Our ancestors used to rely on the sun on lighting and mostly spent their evenings in darkness. Modern age brings about the discovery of artificial light that provides us with better lighting especially during the night.
You come home from a long busy day, you lay on your bed, read from your Kindle e-reader or watch TV, and even check emails on your tablet. We have benefitted so much from lights for illuminating our dark nights and make our lives much more comfortable. But scientists have warned us regarding the exposure to blue light especially at night, not just those emitted by our electronic devices but also the energy-efficient lightbulbs we use in our homes.
Circadian rhythms are regulated by light and darkness and are closely related to our sleep-wake cycles. Sensing natural light through your retina signals the brain to be awake and alert. — Megan MacCutcheon, LPC
Our Circadian Rhythm
Humans are inherently diurnal in which we are active in the daytime and are supposed to rest or sleep at night. Each person may have their own routine, yet most of us are still more accustomed to sleeping when it’s dark.
Circadian rhythms impact our sleep and wake cycle, the release of hormones, eating habits, body temperature, and generally all vital body functions as they are influenced by cues such as daylight (sunrise), noon, and sunset which are considered as nature’s clock.
Light is essential in regulating our circadian time. People who experience jet lag spend time outdoors to experience the natural light to allow their bodies to get used to the new time zone. Exposure to light dramatically affects our sleep.
The body’s circadian rhythm rules over not just the sleep pattern but also impacts functions of our body organs including cell regeneration, brain activity, and appetite.
Exposure to artificial light at night is recognized as a hazard to sleep, contributing to rising rates of disrupted and disordered sleep. Different wavelengths of light have been shown to affect human physiology and sleep cycles in different ways. — Michael J Breus Ph.D.
Blue Light Effect On the Circadian Rhythm
As mentioned earlier, light has a powerful effect on resetting our circadian clock. It can interrupt our regular sleep patterns. When the light reaches our retina, it sends signals to our hypothalamus which is the area of the brain involved in the switch between wakefulness and sleep. When it gets darker outside, the hypothalamus then sends the signal to the body to start producing sleep hormones, such as melatonin, and to reduce body temperature to prepare the body to sleep. Once the retina senses the light again, it will tell the body to warm up and produce hormones, such as cortisol, to awaken the body.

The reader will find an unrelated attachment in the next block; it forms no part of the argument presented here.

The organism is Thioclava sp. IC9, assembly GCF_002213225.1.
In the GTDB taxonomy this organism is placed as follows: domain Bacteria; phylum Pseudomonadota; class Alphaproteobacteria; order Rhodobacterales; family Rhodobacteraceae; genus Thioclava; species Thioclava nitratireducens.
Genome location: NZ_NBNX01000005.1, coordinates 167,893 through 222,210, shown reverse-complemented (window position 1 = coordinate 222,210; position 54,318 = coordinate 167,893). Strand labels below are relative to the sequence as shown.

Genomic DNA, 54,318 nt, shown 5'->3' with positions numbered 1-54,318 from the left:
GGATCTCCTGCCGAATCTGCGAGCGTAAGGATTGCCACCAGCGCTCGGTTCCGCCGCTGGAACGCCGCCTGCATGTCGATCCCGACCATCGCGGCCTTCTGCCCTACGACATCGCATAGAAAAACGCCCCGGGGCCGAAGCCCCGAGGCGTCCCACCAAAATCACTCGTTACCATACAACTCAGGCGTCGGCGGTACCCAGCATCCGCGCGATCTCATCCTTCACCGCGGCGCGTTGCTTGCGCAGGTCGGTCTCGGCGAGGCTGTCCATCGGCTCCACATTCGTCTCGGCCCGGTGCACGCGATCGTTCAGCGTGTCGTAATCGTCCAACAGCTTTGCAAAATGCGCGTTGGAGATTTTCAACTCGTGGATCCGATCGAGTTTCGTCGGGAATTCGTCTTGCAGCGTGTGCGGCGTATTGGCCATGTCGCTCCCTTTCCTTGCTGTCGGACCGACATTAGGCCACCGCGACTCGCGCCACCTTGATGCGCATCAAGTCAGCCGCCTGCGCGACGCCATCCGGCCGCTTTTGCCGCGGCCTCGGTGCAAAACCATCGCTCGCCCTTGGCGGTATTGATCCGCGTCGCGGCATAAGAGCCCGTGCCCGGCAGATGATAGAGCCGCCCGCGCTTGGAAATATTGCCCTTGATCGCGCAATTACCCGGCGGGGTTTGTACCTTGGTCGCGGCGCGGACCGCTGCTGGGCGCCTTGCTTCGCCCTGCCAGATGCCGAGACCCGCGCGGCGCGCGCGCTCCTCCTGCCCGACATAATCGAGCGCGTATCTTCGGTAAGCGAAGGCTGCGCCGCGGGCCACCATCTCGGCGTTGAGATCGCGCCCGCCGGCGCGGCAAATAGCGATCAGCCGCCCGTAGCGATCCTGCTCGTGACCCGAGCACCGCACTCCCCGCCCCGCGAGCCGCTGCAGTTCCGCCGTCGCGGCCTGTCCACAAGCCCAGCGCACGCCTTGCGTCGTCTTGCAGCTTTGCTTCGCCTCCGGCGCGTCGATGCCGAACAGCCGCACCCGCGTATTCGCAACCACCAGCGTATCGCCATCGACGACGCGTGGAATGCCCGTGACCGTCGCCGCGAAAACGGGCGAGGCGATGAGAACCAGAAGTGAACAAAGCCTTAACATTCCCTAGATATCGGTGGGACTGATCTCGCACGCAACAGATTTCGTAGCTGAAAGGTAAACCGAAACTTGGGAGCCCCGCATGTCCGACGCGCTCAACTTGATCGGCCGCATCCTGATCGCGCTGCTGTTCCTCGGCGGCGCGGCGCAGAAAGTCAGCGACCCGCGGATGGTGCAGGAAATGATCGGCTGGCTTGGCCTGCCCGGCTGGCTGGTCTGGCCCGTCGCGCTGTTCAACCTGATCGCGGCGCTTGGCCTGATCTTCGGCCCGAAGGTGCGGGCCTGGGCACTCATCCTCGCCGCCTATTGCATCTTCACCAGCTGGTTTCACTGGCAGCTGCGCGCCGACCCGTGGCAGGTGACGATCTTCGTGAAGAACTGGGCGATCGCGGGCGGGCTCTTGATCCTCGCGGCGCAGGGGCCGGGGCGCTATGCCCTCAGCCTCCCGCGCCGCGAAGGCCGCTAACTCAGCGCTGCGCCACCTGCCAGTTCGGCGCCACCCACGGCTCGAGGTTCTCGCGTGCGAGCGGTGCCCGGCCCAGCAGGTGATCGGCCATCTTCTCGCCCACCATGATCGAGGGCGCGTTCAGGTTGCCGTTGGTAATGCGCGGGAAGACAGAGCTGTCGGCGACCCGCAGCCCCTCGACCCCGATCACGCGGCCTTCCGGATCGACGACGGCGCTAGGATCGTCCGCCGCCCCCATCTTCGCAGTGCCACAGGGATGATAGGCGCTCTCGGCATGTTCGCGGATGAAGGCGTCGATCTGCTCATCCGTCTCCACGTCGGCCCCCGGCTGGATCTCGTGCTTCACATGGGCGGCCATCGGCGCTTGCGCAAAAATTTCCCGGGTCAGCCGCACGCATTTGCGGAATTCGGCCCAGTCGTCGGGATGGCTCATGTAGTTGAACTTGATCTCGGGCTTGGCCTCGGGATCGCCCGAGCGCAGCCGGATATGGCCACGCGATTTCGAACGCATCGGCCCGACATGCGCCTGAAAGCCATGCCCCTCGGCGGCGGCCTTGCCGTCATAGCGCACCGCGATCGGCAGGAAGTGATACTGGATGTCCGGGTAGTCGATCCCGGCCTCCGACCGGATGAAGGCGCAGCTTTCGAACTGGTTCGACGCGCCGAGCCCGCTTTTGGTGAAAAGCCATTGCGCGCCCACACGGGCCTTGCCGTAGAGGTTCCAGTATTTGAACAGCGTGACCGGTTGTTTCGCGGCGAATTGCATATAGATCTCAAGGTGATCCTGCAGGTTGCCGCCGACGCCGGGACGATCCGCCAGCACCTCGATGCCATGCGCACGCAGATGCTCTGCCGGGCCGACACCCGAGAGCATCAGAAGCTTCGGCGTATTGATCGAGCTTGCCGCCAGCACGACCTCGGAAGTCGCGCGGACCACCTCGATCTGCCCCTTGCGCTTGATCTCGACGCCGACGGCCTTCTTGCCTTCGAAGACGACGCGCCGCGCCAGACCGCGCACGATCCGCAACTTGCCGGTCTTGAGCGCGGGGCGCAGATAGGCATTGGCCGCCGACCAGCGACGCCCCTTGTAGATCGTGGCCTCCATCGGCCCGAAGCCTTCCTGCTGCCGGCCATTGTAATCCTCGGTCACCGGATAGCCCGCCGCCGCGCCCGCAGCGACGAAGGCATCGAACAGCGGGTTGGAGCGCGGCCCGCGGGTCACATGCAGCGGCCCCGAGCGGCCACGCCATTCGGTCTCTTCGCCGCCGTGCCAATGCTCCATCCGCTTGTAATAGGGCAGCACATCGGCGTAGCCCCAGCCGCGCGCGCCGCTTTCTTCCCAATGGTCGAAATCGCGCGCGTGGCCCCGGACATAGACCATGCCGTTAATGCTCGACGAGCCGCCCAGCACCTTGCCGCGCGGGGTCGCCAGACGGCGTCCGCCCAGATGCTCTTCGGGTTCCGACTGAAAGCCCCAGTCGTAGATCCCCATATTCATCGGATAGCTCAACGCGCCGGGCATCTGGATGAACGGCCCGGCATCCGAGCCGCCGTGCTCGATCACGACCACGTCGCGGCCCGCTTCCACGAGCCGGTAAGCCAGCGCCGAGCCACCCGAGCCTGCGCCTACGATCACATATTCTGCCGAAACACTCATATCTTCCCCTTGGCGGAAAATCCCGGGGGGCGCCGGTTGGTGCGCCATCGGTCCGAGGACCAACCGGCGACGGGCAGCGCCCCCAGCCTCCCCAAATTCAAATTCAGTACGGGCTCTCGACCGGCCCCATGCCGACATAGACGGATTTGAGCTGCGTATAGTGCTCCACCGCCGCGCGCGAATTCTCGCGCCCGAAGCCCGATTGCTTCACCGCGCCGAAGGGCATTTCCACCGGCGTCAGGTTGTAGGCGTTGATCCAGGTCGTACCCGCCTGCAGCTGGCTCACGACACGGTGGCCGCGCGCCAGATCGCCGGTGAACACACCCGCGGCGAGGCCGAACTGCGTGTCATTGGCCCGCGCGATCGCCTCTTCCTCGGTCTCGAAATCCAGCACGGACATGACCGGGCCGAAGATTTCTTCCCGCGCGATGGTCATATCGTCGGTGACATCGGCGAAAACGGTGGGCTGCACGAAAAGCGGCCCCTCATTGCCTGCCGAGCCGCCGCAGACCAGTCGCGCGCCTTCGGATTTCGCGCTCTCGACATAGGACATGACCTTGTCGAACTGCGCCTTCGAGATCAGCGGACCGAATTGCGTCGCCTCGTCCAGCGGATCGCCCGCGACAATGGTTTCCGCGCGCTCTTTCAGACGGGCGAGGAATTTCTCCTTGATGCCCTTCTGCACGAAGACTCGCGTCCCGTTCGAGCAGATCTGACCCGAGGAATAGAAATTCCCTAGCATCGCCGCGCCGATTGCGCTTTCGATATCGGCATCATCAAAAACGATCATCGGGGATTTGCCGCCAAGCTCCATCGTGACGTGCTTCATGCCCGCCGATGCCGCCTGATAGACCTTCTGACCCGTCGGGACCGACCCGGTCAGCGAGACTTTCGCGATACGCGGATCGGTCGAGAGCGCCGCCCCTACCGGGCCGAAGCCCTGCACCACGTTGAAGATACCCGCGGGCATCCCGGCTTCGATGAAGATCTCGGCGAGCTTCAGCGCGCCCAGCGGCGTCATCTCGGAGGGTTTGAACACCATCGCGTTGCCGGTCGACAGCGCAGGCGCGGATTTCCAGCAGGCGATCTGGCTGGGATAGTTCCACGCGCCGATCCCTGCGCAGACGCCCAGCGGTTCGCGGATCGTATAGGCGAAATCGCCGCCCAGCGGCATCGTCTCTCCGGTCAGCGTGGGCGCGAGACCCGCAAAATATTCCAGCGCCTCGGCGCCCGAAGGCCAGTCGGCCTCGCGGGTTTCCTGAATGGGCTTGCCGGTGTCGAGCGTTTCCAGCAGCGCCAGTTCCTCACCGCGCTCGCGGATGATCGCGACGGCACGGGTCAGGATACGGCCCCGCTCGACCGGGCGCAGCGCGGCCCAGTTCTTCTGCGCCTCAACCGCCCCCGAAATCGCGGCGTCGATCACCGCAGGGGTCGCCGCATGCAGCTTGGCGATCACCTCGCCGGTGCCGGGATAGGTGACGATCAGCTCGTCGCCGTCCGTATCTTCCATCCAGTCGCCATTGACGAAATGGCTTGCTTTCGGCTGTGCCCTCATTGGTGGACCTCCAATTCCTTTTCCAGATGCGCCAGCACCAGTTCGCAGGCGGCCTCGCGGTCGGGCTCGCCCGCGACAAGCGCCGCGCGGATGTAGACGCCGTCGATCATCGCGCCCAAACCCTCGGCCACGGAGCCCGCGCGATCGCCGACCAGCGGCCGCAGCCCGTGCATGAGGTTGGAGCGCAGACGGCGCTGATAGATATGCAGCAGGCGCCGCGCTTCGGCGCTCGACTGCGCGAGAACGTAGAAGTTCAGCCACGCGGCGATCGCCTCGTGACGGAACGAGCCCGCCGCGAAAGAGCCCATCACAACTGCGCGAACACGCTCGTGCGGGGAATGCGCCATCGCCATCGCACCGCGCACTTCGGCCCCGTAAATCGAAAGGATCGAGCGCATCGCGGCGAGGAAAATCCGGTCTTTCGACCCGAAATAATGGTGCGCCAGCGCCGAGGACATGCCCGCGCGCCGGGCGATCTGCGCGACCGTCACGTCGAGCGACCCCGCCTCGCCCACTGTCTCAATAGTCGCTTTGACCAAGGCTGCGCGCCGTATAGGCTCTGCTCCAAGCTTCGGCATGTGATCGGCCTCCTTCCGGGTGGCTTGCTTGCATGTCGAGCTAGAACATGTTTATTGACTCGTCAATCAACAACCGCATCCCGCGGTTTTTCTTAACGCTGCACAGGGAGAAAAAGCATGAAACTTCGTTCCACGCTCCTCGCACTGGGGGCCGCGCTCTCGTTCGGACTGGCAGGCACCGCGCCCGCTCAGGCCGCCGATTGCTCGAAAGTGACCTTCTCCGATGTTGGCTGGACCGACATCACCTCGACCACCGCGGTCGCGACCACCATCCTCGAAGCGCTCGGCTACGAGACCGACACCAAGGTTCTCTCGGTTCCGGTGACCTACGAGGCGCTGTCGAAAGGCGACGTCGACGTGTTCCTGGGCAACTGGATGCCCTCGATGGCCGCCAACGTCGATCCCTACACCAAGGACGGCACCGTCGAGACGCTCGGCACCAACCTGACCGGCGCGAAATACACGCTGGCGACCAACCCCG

The circadian rhythm becomes confused because of the artificial light that the human body is exposed to. The body now does not know when to get ready for sleep.
According to research, the blue light produced by our gadgets and other electronic devices promotes reaction times, mood, and attention which are helpful for the body during the daytime when we need to be alert. But when we expose our body to the blue light at night, it can cause a problem.
Researchers also found out that blue light suppresses the creation of melatonin compared to other types of light. Blue light shorter wavelengths subdue the delta brainwaves, which are responsible for inducing our sleep and boosting alpha wavelengths which produce alertness. Our body is more sensitive to blue light.
Common problems include fatigue, negative mood, problems with work, decreased quality of life, increased irritability, mood disturbance, decreased functioning and increased risk of depression. — John Cline Ph.D.
Suggestions To Reduce Negative Blue Light Effect In Our Sleep
There’s no better way to reduce blue light affecting your sleep than to limit or avoid using your gadgets 30 minutes to an hour before you go to bed. But lowering the brightness of your device or making use of filters and wearing blue-blocking glasses (yellow lenses that filter out blue light) can help those who cannot turn off their gadgets due to work.
Try creating a dimly lit environment (preferably use of dim red light) to assist your body in enhancing melatonin production. A naturopathic physician also suggests that changing all overhead lights to full-spectrum can help induce sleep.
It is best to go out in the sun during the day. Allowing your brain to determine the difference between a well-lit day and dark night will condition your body when it is time to sleep as well as promote mood and alertness during daylight.
Getting good quality of sleep is necessary to maintain proper health and alertness. Light plays a significant role in keeping our body alert and so does darkness which signals our brain that it is time to sleep. That can be possible when the body starts releasing melatonin a few hours before bedtime.
Blue light holds back the body’s capability to produce more melatonin which is the hormone that is supposed to put us to sleep. As we expose ourselves to blue light from our gadgets hours before our bedtime, it delays the melatonin production negatively affecting us from getting a good night’s sleep.
Using your gadgets while in bed, you expose not only yourself to the blue light but your bed partner, too, making him unable to sleep as well. To prevent this from happening, either limit the blue light exposure or entirely avoid the use of gadgets and other blue light-emitting electronic devices before your bedtime. If you could not avoid using your gadget, it would be better to do it in a separate room, or anywhere else but not on your bed or use filter programs to lessen the blue light your device emits. That will give you and your bed partner a good night’s sleep.